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What influence did Santos hope to buy with its nearly $170,000 in political donations: New Disclosure

The release of the 2014/15 annual financial disclosure returns this morning have revealed coal seam gas developer Santos has donated close to $170,000 to both major political parties, at a state and Federal level. See Santos AEC Return - attached.


Lock the Gate Alliance spokesperson Phil Laird said Santos embarked on this campaign of donations whilst seeking major approvals in NSW and Queensland, and pursuing ongoing unconventional gas exploration in South Australia and the Northern Territory.

The period of these donations also coincided with both the NSW and Queensland state elections where coal seam gas and its detrimental impacts on communities were high on the agenda.

The disclosure of the donations comes on the very same day that farming and community groups call on the new Santos CEO, Kevin Gallagher, to change direction away from coal seam gas as he starts his first day in the job.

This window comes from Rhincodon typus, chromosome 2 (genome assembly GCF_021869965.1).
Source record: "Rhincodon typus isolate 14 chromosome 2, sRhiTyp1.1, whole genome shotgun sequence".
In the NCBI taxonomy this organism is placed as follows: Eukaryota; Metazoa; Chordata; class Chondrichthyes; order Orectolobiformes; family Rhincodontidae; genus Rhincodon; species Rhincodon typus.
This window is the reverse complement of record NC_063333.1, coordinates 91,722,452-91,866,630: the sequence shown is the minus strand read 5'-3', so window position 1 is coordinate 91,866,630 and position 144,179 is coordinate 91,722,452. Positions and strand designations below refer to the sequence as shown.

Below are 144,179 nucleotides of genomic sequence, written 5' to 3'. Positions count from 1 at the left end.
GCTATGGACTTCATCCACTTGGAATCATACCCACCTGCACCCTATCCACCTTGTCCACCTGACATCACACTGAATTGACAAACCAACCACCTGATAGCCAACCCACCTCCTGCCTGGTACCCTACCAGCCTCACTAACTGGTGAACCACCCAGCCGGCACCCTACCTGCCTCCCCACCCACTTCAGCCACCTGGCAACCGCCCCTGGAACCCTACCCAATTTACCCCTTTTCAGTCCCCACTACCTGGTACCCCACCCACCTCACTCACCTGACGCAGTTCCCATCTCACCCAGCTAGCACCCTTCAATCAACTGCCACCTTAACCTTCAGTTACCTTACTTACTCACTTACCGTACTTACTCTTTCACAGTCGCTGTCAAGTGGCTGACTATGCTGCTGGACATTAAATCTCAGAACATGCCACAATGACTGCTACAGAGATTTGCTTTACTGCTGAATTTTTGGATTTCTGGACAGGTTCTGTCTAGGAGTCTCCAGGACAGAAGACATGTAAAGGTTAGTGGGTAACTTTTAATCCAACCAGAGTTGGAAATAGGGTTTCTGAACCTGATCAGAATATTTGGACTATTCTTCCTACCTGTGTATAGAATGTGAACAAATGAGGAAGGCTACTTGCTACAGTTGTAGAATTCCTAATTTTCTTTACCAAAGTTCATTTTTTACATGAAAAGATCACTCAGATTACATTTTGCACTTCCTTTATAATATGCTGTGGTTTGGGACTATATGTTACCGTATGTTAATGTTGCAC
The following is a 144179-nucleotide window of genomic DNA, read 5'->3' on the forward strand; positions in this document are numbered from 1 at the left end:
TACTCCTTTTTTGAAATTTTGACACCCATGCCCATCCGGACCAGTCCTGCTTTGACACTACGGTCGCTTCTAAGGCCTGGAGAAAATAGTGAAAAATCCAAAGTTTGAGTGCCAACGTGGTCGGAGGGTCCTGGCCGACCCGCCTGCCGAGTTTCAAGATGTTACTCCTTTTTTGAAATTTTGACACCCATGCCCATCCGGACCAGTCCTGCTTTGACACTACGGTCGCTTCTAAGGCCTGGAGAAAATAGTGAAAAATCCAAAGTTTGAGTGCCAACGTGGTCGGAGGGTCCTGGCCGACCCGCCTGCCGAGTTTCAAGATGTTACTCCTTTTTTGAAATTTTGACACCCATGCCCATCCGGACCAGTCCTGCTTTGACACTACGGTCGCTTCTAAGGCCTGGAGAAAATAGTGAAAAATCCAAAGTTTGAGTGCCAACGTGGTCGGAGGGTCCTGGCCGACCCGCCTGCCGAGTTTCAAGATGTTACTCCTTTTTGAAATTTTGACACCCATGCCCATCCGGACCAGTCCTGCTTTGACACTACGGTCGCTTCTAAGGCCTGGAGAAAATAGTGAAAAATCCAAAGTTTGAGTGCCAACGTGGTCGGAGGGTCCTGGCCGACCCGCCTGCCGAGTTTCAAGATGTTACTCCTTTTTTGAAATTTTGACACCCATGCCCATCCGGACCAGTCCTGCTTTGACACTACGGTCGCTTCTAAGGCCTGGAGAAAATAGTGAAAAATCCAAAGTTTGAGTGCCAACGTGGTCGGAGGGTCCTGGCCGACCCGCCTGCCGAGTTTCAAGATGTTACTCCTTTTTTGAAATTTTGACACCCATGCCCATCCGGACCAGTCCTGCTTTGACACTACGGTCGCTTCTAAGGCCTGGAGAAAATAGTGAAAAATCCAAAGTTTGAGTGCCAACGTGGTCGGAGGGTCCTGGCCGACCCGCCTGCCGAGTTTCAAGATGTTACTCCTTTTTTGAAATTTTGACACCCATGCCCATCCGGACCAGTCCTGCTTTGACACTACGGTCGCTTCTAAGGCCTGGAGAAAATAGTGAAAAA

“When big mining companies like Santos make political donations to the tune of nearly $170,000 it raises the serious question of what type of influence or outcomes they’re expecting to buy,” Mr Laird said.

“The only way to restore community confidence is a total ban on political donations from mining and gas companies and an urgent real-time reporting of all donations.

“Donations from Santos and other coal and unconventional gas companies weaken democracy and undermine the community’s confidence in transparent and open government decision making.

“These mining companies thrive or die based on government determinations and regulation. There should be no question that these important decisions are made based on merit and the community can have faith in the process.

“Investigations by the Independent Commission Against Corruption in NSW have highlighted the insidious perversion of our democratic systems that can occur when political donations and their influence are left unchecked.

“It’s time to clean up the donations loopholes allowing the big mining companies to exert undue influence on politicians and their decision making,” he said.

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